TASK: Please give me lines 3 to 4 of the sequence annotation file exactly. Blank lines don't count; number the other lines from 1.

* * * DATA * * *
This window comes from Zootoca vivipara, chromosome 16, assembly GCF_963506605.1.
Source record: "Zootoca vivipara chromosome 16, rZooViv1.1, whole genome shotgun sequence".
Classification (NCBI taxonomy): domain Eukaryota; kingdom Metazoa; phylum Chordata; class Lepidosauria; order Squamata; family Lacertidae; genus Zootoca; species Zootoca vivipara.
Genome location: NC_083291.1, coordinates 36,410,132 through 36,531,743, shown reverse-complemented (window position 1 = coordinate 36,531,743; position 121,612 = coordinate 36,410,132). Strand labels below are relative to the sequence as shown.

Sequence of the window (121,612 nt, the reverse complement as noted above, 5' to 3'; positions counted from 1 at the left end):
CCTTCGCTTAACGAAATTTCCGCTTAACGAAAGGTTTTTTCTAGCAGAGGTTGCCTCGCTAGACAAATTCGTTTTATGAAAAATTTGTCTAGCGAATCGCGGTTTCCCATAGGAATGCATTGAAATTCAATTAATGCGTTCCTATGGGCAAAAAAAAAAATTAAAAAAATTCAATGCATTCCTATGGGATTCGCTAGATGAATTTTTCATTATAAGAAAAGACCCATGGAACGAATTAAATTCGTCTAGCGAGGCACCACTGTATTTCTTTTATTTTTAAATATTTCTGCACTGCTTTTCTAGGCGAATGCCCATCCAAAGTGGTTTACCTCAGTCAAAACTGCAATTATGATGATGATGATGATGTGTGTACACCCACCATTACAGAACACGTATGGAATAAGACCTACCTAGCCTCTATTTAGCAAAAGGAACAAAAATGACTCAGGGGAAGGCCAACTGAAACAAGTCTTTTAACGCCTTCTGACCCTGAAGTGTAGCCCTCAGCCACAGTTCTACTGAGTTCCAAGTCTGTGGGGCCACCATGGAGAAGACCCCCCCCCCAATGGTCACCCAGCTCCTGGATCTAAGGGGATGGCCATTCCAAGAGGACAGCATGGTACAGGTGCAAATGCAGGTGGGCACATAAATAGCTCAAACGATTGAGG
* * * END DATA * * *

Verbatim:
Classification (NCBI taxonomy): domain Eukaryota; kingdom Metazoa; phylum Chordata; class Lepidosauria; order Squamata; family Lacertidae; genus Zootoca; species Zootoca vivipara.
Genome location: NC_083291.1, coordinates 36,410,132 through 36,531,743, shown reverse-complemented (window position 1 = coordinate 36,531,743; position 121,612 = coordinate 36,410,132). Strand labels below are relative to the sequence as shown.